be your own motor

Be Your Own Motor

It’s been about a month since my last blog post mentioning Seth Godin, so it’s about time to bring him up again.

This blog post from August 1 of this year sums up one of the biggest casualties from our increasingly reactive environment: self-motivation.

Many things we do now put us squarely in the passenger seat, leading us around from experience to experience whether or not we care or are even paying attention. Things like social media demand that we react to them rather than allowing us the motivation to perform proactively.

Seth points out that:

The internet is the greatest self-teaching resource ever developed. But few take advantadge of it, because it doesn’t come with a motor. No tests, no certificates, no cruise control.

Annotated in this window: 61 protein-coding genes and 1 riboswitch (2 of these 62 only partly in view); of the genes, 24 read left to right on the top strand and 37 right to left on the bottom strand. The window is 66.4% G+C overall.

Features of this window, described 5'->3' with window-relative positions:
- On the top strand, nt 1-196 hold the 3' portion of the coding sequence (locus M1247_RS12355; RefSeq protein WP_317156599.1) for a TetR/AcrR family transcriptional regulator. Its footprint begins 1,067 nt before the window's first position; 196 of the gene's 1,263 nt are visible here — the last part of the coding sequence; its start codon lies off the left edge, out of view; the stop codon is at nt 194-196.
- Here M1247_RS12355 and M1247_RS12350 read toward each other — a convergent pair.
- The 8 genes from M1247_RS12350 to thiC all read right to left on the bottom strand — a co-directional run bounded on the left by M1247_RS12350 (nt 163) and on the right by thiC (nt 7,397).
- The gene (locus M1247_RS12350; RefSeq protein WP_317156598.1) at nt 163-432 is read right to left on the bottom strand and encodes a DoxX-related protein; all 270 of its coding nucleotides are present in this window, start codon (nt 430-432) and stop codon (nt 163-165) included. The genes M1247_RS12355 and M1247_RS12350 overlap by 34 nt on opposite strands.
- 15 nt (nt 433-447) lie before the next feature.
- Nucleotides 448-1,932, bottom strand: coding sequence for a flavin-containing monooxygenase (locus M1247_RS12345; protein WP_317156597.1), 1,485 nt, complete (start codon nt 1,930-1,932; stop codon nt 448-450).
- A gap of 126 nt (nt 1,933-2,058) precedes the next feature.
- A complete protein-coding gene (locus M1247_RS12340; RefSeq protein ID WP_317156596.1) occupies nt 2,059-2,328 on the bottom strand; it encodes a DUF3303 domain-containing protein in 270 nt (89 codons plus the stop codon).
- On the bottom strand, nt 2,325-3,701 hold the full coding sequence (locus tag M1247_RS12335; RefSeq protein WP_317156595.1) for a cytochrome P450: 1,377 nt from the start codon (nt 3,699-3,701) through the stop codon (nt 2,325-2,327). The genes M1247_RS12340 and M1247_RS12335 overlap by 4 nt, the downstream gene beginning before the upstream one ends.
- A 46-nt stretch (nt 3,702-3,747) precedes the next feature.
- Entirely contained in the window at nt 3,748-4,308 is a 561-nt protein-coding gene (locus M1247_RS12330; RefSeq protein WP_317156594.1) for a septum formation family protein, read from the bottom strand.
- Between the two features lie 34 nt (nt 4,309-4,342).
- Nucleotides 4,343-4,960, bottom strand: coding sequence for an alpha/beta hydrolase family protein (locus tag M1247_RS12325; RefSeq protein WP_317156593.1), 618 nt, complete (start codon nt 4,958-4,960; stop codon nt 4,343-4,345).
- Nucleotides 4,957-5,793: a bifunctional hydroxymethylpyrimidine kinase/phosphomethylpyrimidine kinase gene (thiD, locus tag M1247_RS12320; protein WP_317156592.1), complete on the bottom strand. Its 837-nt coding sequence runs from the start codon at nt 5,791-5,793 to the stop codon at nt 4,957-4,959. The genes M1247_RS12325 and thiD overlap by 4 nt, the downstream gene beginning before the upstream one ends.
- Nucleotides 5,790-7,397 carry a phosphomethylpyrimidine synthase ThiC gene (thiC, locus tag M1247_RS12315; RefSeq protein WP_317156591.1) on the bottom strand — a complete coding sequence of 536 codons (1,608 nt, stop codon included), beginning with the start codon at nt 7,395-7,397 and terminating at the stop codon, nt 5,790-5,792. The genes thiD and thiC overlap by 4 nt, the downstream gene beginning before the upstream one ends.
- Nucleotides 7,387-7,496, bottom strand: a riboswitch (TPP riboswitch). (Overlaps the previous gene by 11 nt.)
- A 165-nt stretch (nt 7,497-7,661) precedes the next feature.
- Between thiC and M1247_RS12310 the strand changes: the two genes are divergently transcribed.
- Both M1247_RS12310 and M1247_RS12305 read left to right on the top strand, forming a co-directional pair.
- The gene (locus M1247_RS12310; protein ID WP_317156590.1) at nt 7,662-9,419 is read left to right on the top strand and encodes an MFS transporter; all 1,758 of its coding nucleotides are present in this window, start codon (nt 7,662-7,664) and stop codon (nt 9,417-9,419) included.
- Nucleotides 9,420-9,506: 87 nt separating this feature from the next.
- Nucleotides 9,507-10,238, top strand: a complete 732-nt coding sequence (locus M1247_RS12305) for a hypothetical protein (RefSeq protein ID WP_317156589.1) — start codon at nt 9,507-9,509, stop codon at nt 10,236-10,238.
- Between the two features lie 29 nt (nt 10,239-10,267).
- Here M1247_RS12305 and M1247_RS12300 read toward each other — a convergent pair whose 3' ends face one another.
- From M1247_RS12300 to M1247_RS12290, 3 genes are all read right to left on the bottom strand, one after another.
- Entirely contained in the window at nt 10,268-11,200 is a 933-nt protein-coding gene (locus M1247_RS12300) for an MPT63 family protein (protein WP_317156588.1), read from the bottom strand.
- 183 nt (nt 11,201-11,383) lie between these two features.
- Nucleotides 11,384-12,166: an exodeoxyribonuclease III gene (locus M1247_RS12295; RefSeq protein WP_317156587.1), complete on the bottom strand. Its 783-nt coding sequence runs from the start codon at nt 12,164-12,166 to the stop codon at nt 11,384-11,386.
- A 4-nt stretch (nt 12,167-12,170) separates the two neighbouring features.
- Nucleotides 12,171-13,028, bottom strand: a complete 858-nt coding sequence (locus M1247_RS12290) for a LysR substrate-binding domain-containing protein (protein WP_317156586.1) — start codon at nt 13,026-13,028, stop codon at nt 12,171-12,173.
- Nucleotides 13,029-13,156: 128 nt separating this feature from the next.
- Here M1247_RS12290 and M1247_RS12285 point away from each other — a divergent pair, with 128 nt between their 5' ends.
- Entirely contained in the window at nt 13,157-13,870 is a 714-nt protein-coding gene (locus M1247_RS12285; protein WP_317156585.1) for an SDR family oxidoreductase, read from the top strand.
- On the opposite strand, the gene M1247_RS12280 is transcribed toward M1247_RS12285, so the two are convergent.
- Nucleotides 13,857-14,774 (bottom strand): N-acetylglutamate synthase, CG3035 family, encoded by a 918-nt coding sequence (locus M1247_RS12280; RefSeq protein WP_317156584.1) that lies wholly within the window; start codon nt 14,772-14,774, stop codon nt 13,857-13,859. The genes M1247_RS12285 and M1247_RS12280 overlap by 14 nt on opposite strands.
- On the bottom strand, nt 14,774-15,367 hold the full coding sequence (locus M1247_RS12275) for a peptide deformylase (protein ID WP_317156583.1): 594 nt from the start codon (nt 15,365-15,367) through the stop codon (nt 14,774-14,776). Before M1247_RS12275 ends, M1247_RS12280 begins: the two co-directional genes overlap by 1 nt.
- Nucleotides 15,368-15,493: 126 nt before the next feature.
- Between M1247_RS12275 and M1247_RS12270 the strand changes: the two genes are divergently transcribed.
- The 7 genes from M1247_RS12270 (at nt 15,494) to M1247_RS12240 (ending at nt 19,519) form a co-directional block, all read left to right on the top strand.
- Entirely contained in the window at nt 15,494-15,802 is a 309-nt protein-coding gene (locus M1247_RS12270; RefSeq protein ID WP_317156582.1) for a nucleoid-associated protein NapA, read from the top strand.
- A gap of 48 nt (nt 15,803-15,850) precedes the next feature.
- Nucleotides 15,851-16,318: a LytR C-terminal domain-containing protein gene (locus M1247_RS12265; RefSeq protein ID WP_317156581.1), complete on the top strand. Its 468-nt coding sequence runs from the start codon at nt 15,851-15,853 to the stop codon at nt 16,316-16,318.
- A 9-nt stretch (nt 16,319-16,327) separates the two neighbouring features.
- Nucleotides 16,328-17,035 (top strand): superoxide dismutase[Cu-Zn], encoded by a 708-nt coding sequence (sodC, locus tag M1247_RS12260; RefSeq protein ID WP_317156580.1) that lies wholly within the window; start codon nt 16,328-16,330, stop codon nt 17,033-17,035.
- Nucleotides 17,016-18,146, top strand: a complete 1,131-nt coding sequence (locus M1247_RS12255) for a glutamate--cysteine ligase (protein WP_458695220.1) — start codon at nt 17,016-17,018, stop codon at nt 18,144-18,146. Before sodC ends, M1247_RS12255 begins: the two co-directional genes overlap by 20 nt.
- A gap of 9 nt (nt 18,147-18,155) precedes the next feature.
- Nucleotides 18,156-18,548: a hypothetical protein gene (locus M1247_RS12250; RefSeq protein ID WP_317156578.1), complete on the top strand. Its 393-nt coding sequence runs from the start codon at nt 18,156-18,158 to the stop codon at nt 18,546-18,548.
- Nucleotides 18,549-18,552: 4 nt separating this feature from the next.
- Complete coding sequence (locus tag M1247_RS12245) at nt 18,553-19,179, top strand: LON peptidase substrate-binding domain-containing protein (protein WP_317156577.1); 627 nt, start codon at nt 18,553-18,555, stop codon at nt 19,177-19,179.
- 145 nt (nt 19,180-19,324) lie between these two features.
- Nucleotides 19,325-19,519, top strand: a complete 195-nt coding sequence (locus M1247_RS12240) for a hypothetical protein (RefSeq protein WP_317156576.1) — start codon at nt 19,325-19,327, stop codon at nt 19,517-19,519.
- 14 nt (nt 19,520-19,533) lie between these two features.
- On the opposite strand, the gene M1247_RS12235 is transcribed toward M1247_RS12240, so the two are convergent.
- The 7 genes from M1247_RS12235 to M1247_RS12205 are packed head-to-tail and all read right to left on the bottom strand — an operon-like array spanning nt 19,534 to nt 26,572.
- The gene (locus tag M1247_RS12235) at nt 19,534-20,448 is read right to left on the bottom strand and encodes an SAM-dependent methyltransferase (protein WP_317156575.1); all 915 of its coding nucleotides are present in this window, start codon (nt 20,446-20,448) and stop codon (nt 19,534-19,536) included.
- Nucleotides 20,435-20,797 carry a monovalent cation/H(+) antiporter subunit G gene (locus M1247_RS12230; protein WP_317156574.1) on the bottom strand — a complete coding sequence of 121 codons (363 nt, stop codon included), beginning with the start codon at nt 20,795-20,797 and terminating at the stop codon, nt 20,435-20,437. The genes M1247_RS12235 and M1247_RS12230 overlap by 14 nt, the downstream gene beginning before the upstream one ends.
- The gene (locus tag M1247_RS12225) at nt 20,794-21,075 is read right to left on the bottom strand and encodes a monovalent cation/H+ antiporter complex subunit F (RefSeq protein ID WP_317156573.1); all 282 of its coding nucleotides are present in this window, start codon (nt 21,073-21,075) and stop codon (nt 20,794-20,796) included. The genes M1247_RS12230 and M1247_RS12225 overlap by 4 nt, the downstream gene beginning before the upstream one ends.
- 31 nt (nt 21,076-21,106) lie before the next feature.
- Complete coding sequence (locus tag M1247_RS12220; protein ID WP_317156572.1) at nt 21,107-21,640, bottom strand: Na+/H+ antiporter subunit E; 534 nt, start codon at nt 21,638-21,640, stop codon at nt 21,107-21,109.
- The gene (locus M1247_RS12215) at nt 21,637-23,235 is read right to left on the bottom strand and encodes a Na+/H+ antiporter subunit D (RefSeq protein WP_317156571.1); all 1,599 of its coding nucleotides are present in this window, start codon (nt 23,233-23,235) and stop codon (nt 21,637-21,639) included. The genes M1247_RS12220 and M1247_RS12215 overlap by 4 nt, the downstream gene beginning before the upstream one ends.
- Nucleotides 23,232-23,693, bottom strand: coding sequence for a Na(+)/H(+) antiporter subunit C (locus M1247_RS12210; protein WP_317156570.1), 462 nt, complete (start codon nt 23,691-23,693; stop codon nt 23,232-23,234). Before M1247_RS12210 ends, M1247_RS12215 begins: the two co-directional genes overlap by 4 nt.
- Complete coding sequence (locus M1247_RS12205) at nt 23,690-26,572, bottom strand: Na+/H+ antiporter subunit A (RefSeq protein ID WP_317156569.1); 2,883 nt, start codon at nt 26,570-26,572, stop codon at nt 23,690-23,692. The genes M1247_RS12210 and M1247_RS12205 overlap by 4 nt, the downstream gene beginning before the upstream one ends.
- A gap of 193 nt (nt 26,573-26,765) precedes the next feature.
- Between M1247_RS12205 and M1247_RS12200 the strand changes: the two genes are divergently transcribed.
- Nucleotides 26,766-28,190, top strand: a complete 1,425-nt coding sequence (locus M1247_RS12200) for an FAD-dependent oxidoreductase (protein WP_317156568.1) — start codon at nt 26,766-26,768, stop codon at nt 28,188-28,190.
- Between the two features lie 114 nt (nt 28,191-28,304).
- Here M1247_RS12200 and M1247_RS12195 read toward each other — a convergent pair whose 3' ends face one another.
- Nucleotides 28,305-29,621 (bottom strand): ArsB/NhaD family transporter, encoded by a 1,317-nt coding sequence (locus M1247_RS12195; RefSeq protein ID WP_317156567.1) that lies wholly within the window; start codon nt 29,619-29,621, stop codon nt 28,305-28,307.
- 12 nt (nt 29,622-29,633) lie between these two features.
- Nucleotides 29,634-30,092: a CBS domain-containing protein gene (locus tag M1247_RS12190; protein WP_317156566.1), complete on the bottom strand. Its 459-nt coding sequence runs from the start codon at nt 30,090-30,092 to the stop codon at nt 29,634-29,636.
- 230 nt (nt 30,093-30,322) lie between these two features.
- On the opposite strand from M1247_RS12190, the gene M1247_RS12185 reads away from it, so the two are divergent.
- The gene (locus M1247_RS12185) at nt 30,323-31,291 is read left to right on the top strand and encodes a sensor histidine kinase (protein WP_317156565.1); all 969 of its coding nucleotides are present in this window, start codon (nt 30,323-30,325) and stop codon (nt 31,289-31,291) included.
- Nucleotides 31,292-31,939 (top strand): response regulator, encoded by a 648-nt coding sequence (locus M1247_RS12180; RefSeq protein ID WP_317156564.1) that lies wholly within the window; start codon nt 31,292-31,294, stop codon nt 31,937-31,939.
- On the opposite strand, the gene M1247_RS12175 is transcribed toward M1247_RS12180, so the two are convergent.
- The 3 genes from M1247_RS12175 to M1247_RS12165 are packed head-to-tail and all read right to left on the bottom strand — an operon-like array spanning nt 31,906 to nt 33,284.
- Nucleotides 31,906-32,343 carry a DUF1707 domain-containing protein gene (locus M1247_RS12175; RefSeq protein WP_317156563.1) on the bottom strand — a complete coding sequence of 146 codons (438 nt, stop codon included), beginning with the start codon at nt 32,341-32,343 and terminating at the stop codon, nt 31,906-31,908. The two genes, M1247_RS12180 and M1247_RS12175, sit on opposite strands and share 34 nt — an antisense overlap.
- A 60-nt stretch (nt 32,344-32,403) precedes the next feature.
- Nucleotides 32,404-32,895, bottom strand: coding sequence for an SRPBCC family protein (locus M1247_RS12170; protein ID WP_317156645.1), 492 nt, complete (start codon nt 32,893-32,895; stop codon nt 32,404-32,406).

I can’t speak for anyone but myself, but this definitely rings true. I don’t know how many times I’ve started trying to self-teach myself something using online resources, only to fizzle out in days (or weeks) when I start getting reactive and reactionary.

Certainly one of the best moves I’ve made recently is removing Facebook from my phone, and after taking a hard look at how I spend my time when things get busier, other social media services (Twitter, Reddit) will probably get the same treatment soon.

Although this may seem a bit hyperbolic, it’s worth pointing out that as more and more people enter the job force as freelancers, it’s not enough to just have a bare minimum of skills. You’ve got to continue to grow and develop, since other people in your industry certainly will be.

As usual for Seth, his last (short) paragraph really gives you the straight truth:

Someone’s driving. It’s either you, going where you choose, or someone else, pushing you.

The choice, as always, is up to you.